This is a guest post from Shayla Ebsen at Designer Punch.

I can’t find a job because I don’t have any experience and I don’t have any experience because I can’t get a job.

Sound familiar? It’s the classic beginning designer dilemma and can be a tough situation to overcome.

After being turned down for multiple positions many designers become disheartened and begin doubting their design skills. However, it’s important to realize that most creative professionals started where you are and made it through the dilemmas to now be among the best and most highly paid. If you’re fresh out of design school or are still taking classes, here are a few tips to help you land your first design job without any previous professional design experience.

Create Mock Samples

Nearly every design job or freelance opening will require samples of previous work from applicants. Rather than stressing about not having any professional work samples as a beginning designer, create them. By creating mock projects, you’ll display your talents and will show potential clients or employers your eagerness to begin your design career. While the mock samples won’t show how you’ve handled previous client projects, they can impress potential employers with your creativity in overcoming the work sample dilemma.

And honestly, if you love design as much as you say you do, you should always be working on something. Even if it is just for your own enjoyment and/or training.

Consider Unpaid Work

If your resume is looking quite slim and you’re unable to find employers who’ll take you seriously, consider accepting unpaid work. Local charities are always searching for those with creative talents who are willing to donate their time. Although this won’t help with the pile of growing bills, it’ll provide substance for your resume and may be enough to impress potential employers.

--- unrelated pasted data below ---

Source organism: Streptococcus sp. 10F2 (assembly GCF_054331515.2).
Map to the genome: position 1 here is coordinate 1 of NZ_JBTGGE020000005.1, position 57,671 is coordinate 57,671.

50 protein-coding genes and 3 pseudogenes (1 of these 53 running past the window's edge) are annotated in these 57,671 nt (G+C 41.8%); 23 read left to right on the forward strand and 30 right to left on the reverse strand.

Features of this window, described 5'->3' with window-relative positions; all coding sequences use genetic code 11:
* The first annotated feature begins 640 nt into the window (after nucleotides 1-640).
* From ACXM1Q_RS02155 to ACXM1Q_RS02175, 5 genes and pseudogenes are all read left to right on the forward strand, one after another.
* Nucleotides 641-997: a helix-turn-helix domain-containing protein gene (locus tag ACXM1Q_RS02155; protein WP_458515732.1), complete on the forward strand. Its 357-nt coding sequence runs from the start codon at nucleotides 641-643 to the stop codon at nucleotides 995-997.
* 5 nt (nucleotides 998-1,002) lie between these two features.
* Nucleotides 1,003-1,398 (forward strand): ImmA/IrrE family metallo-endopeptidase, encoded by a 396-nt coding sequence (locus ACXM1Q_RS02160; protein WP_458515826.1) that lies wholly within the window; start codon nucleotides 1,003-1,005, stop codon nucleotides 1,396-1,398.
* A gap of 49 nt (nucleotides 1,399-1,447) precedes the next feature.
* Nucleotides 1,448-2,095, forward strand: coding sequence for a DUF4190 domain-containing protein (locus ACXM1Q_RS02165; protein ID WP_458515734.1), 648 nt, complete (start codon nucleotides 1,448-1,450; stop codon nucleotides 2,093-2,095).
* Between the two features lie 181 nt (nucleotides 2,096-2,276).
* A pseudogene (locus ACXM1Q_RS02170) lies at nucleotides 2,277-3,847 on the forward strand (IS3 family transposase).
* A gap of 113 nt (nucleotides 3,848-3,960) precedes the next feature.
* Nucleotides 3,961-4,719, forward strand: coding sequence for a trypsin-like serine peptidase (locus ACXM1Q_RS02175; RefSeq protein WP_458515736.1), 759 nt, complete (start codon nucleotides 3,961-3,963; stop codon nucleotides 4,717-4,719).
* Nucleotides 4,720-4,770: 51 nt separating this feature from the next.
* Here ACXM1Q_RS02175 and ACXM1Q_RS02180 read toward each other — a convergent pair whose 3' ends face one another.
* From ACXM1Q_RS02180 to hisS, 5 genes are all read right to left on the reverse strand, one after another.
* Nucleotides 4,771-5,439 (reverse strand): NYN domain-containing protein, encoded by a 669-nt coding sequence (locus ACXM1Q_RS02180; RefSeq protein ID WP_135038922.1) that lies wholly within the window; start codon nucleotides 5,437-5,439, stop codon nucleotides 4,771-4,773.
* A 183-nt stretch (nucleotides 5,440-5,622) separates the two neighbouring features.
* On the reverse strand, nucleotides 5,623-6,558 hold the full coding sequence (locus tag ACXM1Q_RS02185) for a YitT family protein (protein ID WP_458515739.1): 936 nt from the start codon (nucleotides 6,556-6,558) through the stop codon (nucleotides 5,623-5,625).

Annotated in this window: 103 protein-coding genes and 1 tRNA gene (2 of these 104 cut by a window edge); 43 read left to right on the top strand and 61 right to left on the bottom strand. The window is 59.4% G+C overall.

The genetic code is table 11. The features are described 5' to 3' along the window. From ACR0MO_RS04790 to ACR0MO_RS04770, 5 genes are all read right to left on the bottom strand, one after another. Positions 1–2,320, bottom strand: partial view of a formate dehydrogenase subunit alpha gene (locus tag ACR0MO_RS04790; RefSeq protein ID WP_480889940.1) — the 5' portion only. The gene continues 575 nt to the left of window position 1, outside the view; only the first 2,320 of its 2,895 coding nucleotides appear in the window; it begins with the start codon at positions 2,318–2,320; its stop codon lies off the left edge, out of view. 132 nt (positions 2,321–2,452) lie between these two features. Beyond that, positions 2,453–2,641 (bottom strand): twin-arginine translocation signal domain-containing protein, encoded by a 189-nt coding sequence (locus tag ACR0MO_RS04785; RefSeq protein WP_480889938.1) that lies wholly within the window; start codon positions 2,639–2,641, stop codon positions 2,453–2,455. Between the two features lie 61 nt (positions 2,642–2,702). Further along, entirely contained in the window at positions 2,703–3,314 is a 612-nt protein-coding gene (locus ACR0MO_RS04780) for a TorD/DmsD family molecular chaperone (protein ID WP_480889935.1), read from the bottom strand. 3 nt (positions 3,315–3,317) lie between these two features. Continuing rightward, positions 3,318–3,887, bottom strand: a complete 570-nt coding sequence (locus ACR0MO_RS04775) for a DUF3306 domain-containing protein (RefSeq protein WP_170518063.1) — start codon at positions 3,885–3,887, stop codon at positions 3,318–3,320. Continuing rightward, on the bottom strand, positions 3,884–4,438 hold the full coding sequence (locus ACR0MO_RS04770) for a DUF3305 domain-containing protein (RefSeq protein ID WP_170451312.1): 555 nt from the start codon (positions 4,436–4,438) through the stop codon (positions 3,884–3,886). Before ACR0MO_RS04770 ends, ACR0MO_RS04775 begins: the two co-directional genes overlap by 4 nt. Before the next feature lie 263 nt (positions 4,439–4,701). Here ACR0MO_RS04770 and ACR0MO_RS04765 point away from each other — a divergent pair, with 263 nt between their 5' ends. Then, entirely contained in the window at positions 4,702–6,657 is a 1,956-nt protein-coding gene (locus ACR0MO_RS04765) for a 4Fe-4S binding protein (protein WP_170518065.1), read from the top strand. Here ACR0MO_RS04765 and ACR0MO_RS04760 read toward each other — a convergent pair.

And usually, the boards of many charities and non-profits are packed with connected people. You never know who you are going to meet through the process.


And I don’t mean with social media. Get out, shake some hands, and actually talk to people face to face. You will be amazed at how opportunities “magically” appear when you commit to something like this. To find events, check associations with chapters in the area and your local chamber of commerce. Don’t just go to design related events either. While meeting other designers can be fun and can sometimes lead to an opportunity, focus most of your time on events where business owners and decision makers gather.

Think Small

Some designers enter the job market expecting to receive a high paying job, full benefits, and a corner office – basically the whole enchilada. However, to gain traction in the design world and become a respected professional, you may have to enter the job market with a humble attitude. While you may be immensely confident in your design abilities and know you can deliver stellar results, potential employers or freelance clients need to see it to believe it.

As a beginner, you should be willing to do anything including designing projects you know are far below your skill level. In time, others will begin noticing your talents, which will allow you to demand higher paying gigs or request more challenging projects.

The beginning stages of your design career can be filled with anticipation and an eagerness to display your talents. However, becoming a respected creative professional requires time and dedication. By showing a willingness to do whatever is needed to succeed, you’ll impress not only other designers who’ll want to network with you but also others who’ll offer paid work for your talents.

About the Author

Shayla Ebsen is a professional freelance writer, editor, and graphic designer with more than six years combined experience from positions in the corporate world and through freelance work. Her work has included creating online SEO website and article content, producing tours to promote products, and designing the marketing materials of a local software company. She also writes for DesignerPunch. You can follow DesignerPunch on twitter

Photo Credit

Posted by mattrobison

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